Just like cars, it costs more to maintain an older person than a younger one. Government borrowing could rise by 3% of GDP over the next 20 years as a result of ageing. To offset this, the UK government has squeezed the rest of the public sector in an attempt to balance the books. This seems politically unsustainable. Is the government about to reverse course by ending public sector pay caps?
In 1979, Pink Floyd cried "Hey! Teachers! Leave them kids alone!”. Ironically, this marked a turning point. The contribution to US wage growth from educational attainment appears to have peaked since the early 80s. This is just another brick in the wall in our argument of weaker US trend growth.
We are fast approaching the Chinese leadership reshuffle in late 2017. Attention could turn from the current period of relative calm and stability to the medium-term challenges lying ahead. In this context, we are likely to encounter three myths about China’s growth slowdown.
Ageing populations are reducing global trend growth. However an army of grandmas is boosting the UK labour force because of changes to retirement ages. This means UK trend growth should hold up relatively better than the US. However, an offsetting end to immigration would see the UK labour force freeze.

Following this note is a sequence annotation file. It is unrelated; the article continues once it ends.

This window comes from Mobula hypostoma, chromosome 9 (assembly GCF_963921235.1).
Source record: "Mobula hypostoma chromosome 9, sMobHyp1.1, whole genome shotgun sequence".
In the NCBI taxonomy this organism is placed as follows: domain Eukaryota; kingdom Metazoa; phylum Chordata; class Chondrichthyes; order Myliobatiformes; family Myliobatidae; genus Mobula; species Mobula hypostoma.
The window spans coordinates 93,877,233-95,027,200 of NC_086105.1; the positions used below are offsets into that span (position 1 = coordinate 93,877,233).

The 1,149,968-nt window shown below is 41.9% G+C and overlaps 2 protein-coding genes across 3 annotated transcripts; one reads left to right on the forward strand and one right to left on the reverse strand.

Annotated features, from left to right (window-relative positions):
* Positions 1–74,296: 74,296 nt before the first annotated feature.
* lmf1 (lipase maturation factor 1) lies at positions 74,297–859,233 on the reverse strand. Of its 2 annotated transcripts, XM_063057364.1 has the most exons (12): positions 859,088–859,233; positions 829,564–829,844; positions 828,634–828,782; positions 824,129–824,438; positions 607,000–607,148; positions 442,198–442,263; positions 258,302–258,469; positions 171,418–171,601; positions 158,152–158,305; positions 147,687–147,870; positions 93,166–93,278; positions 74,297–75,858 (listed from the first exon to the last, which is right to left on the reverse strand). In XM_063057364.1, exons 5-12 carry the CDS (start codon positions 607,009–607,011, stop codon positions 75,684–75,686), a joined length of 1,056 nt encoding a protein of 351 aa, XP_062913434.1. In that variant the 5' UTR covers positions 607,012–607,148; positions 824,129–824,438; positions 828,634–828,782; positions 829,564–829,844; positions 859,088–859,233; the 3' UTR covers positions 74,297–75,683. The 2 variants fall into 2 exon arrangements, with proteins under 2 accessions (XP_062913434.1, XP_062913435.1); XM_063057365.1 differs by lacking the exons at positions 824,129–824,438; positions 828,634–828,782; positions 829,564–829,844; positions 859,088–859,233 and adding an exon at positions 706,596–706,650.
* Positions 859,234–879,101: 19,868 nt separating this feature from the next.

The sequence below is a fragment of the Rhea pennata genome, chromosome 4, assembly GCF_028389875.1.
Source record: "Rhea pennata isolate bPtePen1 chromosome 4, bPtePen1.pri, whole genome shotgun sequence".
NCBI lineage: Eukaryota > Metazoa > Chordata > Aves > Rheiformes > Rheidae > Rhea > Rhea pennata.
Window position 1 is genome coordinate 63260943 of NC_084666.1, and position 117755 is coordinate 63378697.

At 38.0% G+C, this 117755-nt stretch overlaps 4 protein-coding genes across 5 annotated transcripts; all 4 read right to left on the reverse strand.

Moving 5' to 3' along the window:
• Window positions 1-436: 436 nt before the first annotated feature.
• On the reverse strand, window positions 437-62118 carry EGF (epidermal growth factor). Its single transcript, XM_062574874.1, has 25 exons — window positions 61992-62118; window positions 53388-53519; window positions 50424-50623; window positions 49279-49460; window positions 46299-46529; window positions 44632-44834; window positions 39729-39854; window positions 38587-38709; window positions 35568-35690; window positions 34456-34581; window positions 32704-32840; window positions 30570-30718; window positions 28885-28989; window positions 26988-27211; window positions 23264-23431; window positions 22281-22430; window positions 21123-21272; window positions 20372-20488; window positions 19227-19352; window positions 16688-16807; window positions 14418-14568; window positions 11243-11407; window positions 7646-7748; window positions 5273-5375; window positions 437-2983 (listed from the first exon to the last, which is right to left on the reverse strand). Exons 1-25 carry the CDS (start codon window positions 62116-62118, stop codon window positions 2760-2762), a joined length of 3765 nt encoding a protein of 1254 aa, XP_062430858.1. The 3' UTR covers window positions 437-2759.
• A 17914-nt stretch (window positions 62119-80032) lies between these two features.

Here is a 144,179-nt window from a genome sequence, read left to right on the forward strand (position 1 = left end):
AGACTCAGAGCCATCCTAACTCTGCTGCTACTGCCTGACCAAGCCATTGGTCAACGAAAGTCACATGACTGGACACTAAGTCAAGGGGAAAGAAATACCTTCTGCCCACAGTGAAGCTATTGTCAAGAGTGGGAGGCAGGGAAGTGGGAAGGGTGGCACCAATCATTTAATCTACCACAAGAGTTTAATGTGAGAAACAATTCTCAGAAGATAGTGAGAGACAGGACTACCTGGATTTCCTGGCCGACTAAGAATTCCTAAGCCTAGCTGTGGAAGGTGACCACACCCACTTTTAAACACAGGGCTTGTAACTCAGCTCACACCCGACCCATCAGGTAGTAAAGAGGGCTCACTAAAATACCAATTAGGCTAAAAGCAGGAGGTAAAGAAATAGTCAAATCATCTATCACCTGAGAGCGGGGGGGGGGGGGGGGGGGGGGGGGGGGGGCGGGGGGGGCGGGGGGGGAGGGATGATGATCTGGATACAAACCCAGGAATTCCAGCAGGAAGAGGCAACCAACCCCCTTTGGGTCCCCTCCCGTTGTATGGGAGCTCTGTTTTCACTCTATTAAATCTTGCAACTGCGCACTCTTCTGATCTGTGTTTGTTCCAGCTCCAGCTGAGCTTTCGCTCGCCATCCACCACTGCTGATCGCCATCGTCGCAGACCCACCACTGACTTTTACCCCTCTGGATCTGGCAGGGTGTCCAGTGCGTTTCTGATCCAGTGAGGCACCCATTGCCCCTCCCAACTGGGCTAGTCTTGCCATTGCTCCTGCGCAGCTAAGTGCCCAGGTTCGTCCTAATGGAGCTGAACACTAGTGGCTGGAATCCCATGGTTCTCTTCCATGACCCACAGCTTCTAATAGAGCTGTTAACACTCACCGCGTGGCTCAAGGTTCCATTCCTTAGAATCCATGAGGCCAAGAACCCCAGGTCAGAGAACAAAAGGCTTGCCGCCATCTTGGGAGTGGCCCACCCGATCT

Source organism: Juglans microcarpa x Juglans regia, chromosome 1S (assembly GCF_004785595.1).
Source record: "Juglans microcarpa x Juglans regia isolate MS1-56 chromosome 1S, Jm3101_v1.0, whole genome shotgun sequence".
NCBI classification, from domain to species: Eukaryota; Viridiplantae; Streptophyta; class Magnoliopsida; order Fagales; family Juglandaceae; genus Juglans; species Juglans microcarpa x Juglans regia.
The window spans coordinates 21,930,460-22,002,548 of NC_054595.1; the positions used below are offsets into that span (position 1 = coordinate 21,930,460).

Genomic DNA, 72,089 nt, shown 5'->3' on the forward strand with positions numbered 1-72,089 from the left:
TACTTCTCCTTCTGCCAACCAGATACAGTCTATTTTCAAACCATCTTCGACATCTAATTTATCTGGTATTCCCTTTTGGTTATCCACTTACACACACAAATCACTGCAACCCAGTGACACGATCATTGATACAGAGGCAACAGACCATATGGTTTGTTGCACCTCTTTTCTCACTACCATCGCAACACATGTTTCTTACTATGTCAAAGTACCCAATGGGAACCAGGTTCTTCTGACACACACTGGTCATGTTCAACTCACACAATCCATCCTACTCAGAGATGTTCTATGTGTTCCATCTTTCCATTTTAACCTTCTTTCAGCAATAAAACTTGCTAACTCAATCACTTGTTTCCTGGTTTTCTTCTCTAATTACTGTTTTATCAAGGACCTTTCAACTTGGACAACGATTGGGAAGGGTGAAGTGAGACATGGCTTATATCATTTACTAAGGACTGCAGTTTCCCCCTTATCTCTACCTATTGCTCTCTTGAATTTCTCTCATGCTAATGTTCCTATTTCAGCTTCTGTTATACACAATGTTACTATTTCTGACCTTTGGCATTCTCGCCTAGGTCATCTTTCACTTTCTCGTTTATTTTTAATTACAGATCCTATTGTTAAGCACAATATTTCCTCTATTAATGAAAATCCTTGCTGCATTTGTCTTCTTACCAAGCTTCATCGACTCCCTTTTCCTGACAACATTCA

One thousand years ago, King Canute got his feet wet trying to hold back the ocean. Today, Donald Trump is trying to hold back the demographic tide. Investors risk ending up being left underwater by higher inflation unless they take appropriate evasive action.
Ageing demographics have probably halved US trend growth from 3¼% to 1½%. The number of retirees is outstripping school leavers for the first time ever. So immigration - a key concern of President-elect Trump - is now the only driver of working-age population growth.